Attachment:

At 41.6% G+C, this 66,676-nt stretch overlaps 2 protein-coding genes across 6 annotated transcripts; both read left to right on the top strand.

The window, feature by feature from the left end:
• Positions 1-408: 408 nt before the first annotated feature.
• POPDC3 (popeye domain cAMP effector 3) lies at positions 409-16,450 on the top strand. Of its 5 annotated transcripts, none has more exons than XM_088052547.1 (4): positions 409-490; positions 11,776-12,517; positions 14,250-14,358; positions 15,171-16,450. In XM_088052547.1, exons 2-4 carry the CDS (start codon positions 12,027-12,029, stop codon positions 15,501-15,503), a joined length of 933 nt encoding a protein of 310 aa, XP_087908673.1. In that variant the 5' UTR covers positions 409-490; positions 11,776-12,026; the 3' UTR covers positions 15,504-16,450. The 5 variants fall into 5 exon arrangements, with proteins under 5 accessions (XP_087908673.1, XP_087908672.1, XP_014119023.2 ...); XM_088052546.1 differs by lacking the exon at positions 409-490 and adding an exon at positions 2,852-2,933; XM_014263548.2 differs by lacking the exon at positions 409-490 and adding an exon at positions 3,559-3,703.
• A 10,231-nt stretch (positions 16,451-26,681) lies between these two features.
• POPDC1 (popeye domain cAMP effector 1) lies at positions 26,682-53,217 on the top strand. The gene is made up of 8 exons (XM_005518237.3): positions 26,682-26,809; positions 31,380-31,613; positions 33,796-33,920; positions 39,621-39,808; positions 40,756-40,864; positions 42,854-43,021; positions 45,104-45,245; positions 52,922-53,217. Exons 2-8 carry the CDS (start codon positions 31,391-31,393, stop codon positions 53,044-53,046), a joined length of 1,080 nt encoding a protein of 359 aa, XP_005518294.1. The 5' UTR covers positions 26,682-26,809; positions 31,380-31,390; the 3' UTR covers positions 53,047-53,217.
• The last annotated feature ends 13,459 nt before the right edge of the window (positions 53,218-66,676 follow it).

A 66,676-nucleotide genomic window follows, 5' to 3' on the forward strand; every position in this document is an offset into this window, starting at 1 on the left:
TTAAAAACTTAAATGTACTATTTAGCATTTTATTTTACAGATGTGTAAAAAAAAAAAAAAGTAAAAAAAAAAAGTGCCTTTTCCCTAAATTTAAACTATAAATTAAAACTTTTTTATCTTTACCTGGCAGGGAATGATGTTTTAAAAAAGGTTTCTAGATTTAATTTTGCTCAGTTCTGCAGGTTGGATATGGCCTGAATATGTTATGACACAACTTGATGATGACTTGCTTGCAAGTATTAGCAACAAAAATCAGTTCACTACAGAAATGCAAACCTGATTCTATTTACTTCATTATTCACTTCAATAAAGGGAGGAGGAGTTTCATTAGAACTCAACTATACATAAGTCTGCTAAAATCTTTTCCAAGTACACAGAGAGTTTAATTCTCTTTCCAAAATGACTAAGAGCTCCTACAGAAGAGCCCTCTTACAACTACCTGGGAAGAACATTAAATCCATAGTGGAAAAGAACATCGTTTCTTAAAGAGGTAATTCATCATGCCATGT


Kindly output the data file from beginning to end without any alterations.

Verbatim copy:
At 41.6% G+C, this 66,676-nt stretch overlaps 2 protein-coding genes across 6 annotated transcripts; both read left to right on the top strand.

The window, feature by feature from the left end:
• Positions 1-408: 408 nt before the first annotated feature.
• POPDC3 (popeye domain cAMP effector 3) lies at positions 409-16,450 on the top strand. Of its 5 annotated transcripts, none has more exons than XM_088052547.1 (4): positions 409-490; positions 11,776-12,517; positions 14,250-14,358; positions 15,171-16,450. In XM_088052547.1, exons 2-4 carry the CDS (start codon positions 12,027-12,029, stop codon positions 15,501-15,503), a joined length of 933 nt encoding a protein of 310 aa, XP_087908673.1. In that variant the 5' UTR covers positions 409-490; positions 11,776-12,026; the 3' UTR covers positions 15,504-16,450. The 5 variants fall into 5 exon arrangements, with proteins under 5 accessions (XP_087908673.1, XP_087908672.1, XP_014119023.2 ...); XM_088052546.1 differs by lacking the exon at positions 409-490 and adding an exon at positions 2,852-2,933; XM_014263548.2 differs by lacking the exon at positions 409-490 and adding an exon at positions 3,559-3,703.
• A 10,231-nt stretch (positions 16,451-26,681) lies between these two features.
• POPDC1 (popeye domain cAMP effector 1) lies at positions 26,682-53,217 on the top strand. The gene is made up of 8 exons (XM_005518237.3): positions 26,682-26,809; positions 31,380-31,613; positions 33,796-33,920; positions 39,621-39,808; positions 40,756-40,864; positions 42,854-43,021; positions 45,104-45,245; positions 52,922-53,217. Exons 2-8 carry the CDS (start codon positions 31,391-31,393, stop codon positions 53,044-53,046), a joined length of 1,080 nt encoding a protein of 359 aa, XP_005518294.1. The 5' UTR covers positions 26,682-26,809; positions 31,380-31,390; the 3' UTR covers positions 53,047-53,217.
• The last annotated feature ends 13,459 nt before the right edge of the window (positions 53,218-66,676 follow it).

A 66,676-nucleotide genomic window follows, 5' to 3' on the forward strand; every position in this document is an offset into this window, starting at 1 on the left:
TTAAAAACTTAAATGTACTATTTAGCATTTTATTTTACAGATGTGTAAAAAAAAAAAAAAGTAAAAAAAAAAAGTGCCTTTTCCCTAAATTTAAACTATAAATTAAAACTTTTTTATCTTTACCTGGCAGGGAATGATGTTTTAAAAAAGGTTTCTAGATTTAATTTTGCTCAGTTCTGCAGGTTGGATATGGCCTGAATATGTTATGACACAACTTGATGATGACTTGCTTGCAAGTATTAGCAACAAAAATCAGTTCACTACAGAAATGCAAACCTGATTCTATTTACTTCATTATTCACTTCAATAAAGGGAGGAGGAGTTTCATTAGAACTCAACTATACATAAGTCTGCTAAAATCTTTTCCAAGTACACAGAGAGTTTAATTCTCTTTCCAAAATGACTAAGAGCTCCTACAGAAGAGCCCTCTTACAACTACCTGGGAAGAACATTAAATCCATAGTGGAAAAGAACATCGTTTCTTAAAGAGGTAATTCATCATGCCATGT